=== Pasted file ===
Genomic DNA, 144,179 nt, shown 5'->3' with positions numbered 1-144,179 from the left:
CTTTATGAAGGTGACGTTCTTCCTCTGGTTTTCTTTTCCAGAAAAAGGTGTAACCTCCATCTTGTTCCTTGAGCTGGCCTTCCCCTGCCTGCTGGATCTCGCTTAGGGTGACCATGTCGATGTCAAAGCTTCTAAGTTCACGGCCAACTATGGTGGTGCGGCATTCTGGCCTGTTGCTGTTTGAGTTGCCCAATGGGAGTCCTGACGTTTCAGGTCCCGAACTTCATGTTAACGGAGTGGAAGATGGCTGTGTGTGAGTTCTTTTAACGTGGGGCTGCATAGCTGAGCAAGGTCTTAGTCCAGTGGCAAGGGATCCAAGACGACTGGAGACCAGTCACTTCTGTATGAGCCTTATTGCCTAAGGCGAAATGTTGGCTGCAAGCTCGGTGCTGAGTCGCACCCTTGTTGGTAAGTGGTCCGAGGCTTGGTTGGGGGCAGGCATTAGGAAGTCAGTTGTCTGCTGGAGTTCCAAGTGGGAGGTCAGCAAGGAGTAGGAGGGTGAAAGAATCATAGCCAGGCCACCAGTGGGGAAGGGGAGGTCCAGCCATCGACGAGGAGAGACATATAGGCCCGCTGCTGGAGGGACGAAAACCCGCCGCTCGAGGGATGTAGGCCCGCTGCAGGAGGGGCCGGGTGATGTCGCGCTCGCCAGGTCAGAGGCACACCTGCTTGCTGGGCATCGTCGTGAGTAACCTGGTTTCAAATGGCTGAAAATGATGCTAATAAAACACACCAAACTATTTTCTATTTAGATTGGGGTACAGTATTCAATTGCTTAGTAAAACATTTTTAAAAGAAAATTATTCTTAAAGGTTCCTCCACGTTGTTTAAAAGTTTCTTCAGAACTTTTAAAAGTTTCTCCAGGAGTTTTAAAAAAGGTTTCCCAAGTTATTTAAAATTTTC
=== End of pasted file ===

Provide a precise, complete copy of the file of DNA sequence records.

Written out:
Genomic DNA, 144,179 nt, shown 5'->3' with positions numbered 1-144,179 from the left:
CTTTATGAAGGTGACGTTCTTCCTCTGGTTTTCTTTTCCAGAAAAAGGTGTAACCTCCATCTTGTTCCTTGAGCTGGCCTTCCCCTGCCTGCTGGATCTCGCTTAGGGTGACCATGTCGATGTCAAAGCTTCTAAGTTCACGGCCAACTATGGTGGTGCGGCATTCTGGCCTGTTGCTGTTTGAGTTGCCCAATGGGAGTCCTGACGTTTCAGGTCCCGAACTTCATGTTAACGGAGTGGAAGATGGCTGTGTGTGAGTTCTTTTAACGTGGGGCTGCATAGCTGAGCAAGGTCTTAGTCCAGTGGCAAGGGATCCAAGACGACTGGAGACCAGTCACTTCTGTATGAGCCTTATTGCCTAAGGCGAAATGTTGGCTGCAAGCTCGGTGCTGAGTCGCACCCTTGTTGGTAAGTGGTCCGAGGCTTGGTTGGGGGCAGGCATTAGGAAGTCAGTTGTCTGCTGGAGTTCCAAGTGGGAGGTCAGCAAGGAGTAGGAGGGTGAAAGAATCATAGCCAGGCCACCAGTGGGGAAGGGGAGGTCCAGCCATCGACGAGGAGAGACATATAGGCCCGCTGCTGGAGGGACGAAAACCCGCCGCTCGAGGGATGTAGGCCCGCTGCAGGAGGGGCCGGGTGATGTCGCGCTCGCCAGGTCAGAGGCACACCTGCTTGCTGGGCATCGTCGTGAGTAACCTGGTTTCAAATGGCTGAAAATGATGCTAATAAAACACACCAAACTATTTTCTATTTAGATTGGGGTACAGTATTCAATTGCTTAGTAAAACATTTTTAAAAGAAAATTATTCTTAAAGGTTCCTCCACGTTGTTTAAAAGTTTCTTCAGAACTTTTAAAAGTTTCTCCAGGAGTTTTAAAAAAGGTTTCCCAAGTTATTTAAAATTTTC